FAA Facility Fire Creates Travel Nightmare

More than 1,550 flights were canceled at O'Hare and close to 500 at Midway

Thousands of stranded travelers were left to fend for themselves Friday after a fire at an FAA facility in suburban Chicago led to ground stop at O'Hare and Midway international airports.

More than 2,000 flights were canceled between the two airports. Passengers traveling Saturday are urged to call their airline before heading to the airport.

After multiple delays, a group of Texas basketball players finally made it into Chicago Friday night in time for a weekend tournament.

9/26/14: A fire at an FAA facility grounded hundreds of planes Friday morning at O’Hare and Midway airports. Charlie Wojciechowski reports.

"I was excited to get to play. I was like, 'What if we don't make it?" player Nikki Cardanal said.

The Hilton Hotel next to O'Hare quickly filled to capacity.

"We'll start reaching out to our sister properties maybe 10-15 miles outside of where we are and help them get from here to there," Hilton GM Paul Grande said.

Sonja Nitsch from upstate New York and Scott Albert from London were both stranded at O'Hare, trying to get to the same wedding in Iowa. Their flight was canceled, but help is coming in the form of some other stranded travelers from Baltimore.

9/26/2014: A Morton, Illinois family is forced to drive to Indianapolis to make a flight to Florida.

"Their flight was cancelled so they got a rental car, so they'll be swinging by here around 2 a.m. and picking us up," Nitsch said.

For passengers arriving at the airport Friday morning, it was a rude awakening.

"My wife got a phone message from one of our friends and they said, 'Turn on the TV, there is a problem,'" traveler Randy Anderson said.

Amin Saveghi had to struggle to reschedule his business trip to New York.

"We got a voice message in the morning that we have rescheduled your flight to tomorrow," Saveghi said. "And our return flight was already [booked] for tomorrow. Basically our outgoing flight was the same day as our return flight."

9/26/2014: An Oak Lawn mother and daughter had just one of many unique stories of special travel plans gone awry after Friday morning’s fire at an air traffic control center led to canceled flights.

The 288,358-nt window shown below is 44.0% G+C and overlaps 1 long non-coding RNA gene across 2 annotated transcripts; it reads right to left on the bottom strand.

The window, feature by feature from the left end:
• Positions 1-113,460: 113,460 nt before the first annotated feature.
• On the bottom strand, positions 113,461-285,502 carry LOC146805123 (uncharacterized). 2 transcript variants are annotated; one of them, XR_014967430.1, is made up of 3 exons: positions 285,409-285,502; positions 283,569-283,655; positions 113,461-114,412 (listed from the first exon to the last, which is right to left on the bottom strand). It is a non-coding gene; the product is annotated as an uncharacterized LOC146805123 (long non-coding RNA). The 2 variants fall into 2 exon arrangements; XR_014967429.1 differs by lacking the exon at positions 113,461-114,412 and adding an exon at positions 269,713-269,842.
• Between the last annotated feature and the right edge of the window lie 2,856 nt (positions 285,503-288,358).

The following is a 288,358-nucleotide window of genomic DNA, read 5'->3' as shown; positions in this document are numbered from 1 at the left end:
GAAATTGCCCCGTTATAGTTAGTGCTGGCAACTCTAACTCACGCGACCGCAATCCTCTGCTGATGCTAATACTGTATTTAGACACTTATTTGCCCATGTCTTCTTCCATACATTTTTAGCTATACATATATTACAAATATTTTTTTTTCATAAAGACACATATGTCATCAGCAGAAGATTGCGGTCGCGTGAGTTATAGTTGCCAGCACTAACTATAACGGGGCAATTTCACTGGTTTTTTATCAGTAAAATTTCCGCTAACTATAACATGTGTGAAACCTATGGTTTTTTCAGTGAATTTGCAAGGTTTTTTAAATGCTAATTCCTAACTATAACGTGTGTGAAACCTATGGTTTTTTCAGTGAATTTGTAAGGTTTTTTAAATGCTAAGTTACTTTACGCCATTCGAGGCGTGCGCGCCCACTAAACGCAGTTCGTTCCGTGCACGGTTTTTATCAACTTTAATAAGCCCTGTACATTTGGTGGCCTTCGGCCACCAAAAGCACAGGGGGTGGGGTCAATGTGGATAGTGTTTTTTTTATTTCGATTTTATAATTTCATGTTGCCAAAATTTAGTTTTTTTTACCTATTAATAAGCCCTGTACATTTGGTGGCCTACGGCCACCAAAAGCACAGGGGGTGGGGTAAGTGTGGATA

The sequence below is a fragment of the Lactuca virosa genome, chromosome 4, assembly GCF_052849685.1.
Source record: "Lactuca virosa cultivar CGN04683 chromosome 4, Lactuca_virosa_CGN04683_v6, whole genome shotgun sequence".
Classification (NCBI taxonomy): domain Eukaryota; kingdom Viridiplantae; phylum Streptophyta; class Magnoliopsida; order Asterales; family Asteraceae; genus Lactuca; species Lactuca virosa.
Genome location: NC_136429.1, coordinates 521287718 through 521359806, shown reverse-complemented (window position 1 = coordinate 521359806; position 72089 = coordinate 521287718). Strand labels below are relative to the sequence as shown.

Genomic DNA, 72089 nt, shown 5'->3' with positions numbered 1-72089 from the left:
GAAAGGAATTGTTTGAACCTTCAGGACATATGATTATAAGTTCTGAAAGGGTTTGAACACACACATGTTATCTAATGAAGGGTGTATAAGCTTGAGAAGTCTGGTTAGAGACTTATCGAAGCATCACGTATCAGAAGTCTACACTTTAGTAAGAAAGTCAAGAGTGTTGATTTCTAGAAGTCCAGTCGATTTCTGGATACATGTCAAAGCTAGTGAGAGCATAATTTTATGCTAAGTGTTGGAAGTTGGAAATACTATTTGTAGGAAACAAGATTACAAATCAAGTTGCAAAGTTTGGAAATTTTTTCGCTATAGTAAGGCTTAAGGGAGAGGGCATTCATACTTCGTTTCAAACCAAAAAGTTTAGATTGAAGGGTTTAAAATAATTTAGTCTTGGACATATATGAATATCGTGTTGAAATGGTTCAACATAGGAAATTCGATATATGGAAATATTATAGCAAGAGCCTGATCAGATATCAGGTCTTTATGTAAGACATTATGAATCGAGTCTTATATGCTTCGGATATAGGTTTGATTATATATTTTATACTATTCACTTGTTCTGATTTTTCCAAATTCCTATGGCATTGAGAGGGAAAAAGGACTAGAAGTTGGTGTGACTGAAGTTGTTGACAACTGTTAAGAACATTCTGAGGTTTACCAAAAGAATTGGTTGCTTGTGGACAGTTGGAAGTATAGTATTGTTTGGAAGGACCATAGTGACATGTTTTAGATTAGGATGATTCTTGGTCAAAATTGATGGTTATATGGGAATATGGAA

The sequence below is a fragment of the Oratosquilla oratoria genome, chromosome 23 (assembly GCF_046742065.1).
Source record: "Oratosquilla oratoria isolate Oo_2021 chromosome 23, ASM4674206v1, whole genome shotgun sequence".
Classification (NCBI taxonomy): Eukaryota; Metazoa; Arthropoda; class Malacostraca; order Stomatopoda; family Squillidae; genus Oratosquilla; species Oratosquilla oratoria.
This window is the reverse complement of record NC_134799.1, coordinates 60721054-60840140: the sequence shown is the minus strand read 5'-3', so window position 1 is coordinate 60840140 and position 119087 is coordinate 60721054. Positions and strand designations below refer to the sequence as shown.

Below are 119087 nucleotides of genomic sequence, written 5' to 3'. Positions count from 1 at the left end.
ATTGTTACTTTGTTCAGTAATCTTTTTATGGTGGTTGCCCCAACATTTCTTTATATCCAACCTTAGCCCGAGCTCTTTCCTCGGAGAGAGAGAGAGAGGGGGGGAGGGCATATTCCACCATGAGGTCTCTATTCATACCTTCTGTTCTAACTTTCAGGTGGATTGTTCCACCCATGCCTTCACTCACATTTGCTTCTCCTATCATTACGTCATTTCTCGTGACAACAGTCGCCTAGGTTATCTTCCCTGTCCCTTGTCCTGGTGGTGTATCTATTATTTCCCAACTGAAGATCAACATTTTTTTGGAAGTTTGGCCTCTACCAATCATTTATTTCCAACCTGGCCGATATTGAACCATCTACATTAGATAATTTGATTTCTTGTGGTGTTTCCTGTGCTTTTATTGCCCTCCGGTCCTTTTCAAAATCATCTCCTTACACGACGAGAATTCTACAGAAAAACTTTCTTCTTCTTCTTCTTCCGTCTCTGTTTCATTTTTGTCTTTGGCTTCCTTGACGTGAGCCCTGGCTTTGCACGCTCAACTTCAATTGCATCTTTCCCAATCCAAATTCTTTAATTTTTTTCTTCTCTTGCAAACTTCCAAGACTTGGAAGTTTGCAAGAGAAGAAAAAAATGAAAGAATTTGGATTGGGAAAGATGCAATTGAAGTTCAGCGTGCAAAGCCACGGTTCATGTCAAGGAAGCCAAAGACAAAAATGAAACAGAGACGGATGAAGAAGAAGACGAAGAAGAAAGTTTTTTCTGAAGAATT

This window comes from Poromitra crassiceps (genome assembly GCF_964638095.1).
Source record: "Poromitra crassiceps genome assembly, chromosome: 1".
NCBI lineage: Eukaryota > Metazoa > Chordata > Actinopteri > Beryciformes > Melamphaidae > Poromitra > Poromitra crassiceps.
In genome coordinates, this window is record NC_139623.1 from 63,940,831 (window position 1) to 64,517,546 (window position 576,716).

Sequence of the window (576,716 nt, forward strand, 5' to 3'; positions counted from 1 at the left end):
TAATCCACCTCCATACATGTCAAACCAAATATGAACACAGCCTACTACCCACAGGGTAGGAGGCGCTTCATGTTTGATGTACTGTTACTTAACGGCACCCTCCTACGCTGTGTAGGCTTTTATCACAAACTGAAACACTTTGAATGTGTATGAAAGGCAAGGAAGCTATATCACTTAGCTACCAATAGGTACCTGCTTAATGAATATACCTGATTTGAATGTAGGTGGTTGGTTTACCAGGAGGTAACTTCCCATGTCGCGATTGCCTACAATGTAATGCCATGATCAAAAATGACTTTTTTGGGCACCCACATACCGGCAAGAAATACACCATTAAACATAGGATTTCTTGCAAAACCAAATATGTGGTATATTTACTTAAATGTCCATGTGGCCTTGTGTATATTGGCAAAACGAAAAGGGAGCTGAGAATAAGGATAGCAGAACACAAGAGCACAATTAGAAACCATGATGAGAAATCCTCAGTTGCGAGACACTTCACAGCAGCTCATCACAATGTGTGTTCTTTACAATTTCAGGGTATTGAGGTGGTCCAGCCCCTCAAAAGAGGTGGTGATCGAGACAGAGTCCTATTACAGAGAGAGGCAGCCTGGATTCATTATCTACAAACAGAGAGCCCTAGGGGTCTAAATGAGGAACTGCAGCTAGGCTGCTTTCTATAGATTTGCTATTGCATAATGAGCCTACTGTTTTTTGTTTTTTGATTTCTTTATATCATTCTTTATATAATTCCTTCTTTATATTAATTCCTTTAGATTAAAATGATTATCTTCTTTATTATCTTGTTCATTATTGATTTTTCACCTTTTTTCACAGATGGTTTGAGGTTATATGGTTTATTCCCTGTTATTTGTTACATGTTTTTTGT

Oak Lawn's Erica Heilmann and her daughter Natalie were finally planning to take a trip to New York City this weekend after cancer forced her to postpone the trip earlier. But Friday's ground stop at Midway derailed those plans again.

"I was disappointed, but you also look around at the people in the line that you're talking to and see people have greater stories," Heilman said.

Jennifer Haag and her family drove to Midway from Morton, Illinois Friday, all set to board an 8 a.m. flight for a long-planned birthday visit to Disney World.

"One person's choice has affected thousands. It has ruined our day for sure," Haag said.

9/26/14: Thousands of passengers were left stranded Friday when a fire set at an FAA facility grounded flights at O’Hare and Midway airports. But Chicago fliers weren’t the only ones affected. Phil Rogers reports.

The Haags couldn't get another flight until Saturday night, so they rented a car and planned to drive to Indianapolis to catch a plane there.

"We were so excited. Now it's just a bad start to the whole thing," Haag said.

Steve Herda said he will miss a family wedding Saturday in Tulsa.

"All of a sudden we went to get something to eat and flights were canceled. And then it wouldn't be until tomorrow," Herda said. "Which is no good because we are supposed to be at a wedding tomorrow. They want to send us to Charlotte, then Tulsa, so we wouldn't get there until after the fact anyway."

While most travelers worried about getting to their destinations, Gloria Money was worried about her health.

"I am a diabetic, OK," Money said. "I left my medication in my bag when I checked in. I am trying to get my bag so I can get my medication out, and I am getting all kind of runaround."

Ed DeWarrd and his daughter tried to make the best of a bad situation.

"You can either choose to be happy or upset about it," DeWarrd said. "And for me I am trying to follow her lead. If she's happy, I'm happy."

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